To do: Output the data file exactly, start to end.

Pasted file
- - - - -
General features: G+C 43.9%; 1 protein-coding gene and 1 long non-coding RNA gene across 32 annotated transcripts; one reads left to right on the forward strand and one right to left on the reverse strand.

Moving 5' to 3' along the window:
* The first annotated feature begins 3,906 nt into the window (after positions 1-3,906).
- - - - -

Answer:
General features: G+C 43.9%; 1 protein-coding gene and 1 long non-coding RNA gene across 32 annotated transcripts; one reads left to right on the forward strand and one right to left on the reverse strand.

Moving 5' to 3' along the window:
* The first annotated feature begins 3,906 nt into the window (after positions 1-3,906).